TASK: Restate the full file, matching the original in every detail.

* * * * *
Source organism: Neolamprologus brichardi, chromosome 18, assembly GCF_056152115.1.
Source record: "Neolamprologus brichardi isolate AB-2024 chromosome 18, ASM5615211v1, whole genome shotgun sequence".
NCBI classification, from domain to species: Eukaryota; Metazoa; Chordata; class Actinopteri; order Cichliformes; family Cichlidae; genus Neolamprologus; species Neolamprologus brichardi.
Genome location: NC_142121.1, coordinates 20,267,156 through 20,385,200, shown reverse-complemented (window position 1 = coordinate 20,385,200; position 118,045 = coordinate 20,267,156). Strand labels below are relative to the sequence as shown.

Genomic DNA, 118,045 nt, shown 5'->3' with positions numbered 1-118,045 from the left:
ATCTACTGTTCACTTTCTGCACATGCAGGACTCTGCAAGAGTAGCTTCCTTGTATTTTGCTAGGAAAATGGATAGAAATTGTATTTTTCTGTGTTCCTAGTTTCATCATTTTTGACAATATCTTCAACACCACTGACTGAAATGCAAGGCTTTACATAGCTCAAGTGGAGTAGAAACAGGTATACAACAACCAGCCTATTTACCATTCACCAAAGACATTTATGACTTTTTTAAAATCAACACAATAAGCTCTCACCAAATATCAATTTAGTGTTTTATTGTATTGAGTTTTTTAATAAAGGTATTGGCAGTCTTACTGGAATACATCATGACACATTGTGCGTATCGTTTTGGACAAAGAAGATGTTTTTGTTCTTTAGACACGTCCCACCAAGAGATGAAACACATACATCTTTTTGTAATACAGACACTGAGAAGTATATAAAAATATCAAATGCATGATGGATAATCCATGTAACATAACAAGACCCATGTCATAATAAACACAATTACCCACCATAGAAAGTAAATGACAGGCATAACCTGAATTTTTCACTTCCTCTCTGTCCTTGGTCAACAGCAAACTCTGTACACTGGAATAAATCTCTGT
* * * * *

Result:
Source organism: Neolamprologus brichardi, chromosome 18, assembly GCF_056152115.1.
Source record: "Neolamprologus brichardi isolate AB-2024 chromosome 18, ASM5615211v1, whole genome shotgun sequence".
NCBI classification, from domain to species: Eukaryota; Metazoa; Chordata; class Actinopteri; order Cichliformes; family Cichlidae; genus Neolamprologus; species Neolamprologus brichardi.
Genome location: NC_142121.1, coordinates 20,267,156 through 20,385,200, shown reverse-complemented (window position 1 = coordinate 20,385,200; position 118,045 = coordinate 20,267,156). Strand labels below are relative to the sequence as shown.

Genomic DNA, 118,045 nt, shown 5'->3' with positions numbered 1-118,045 from the left:
ATCTACTGTTCACTTTCTGCACATGCAGGACTCTGCAAGAGTAGCTTCCTTGTATTTTGCTAGGAAAATGGATAGAAATTGTATTTTTCTGTGTTCCTAGTTTCATCATTTTTGACAATATCTTCAACACCACTGACTGAAATGCAAGGCTTTACATAGCTCAAGTGGAGTAGAAACAGGTATACAACAACCAGCCTATTTACCATTCACCAAAGACATTTATGACTTTTTTAAAATCAACACAATAAGCTCTCACCAAATATCAATTTAGTGTTTTATTGTATTGAGTTTTTTAATAAAGGTATTGGCAGTCTTACTGGAATACATCATGACACATTGTGCGTATCGTTTTGGACAAAGAAGATGTTTTTGTTCTTTAGACACGTCCCACCAAGAGATGAAACACATACATCTTTTTGTAATACAGACACTGAGAAGTATATAAAAATATCAAATGCATGATGGATAATCCATGTAACATAACAAGACCCATGTCATAATAAACACAATTACCCACCATAGAAAGTAAATGACAGGCATAACCTGAATTTTTCACTTCCTCTCTGTCCTTGGTCAACAGCAAACTCTGTACACTGGAATAAATCTCTGT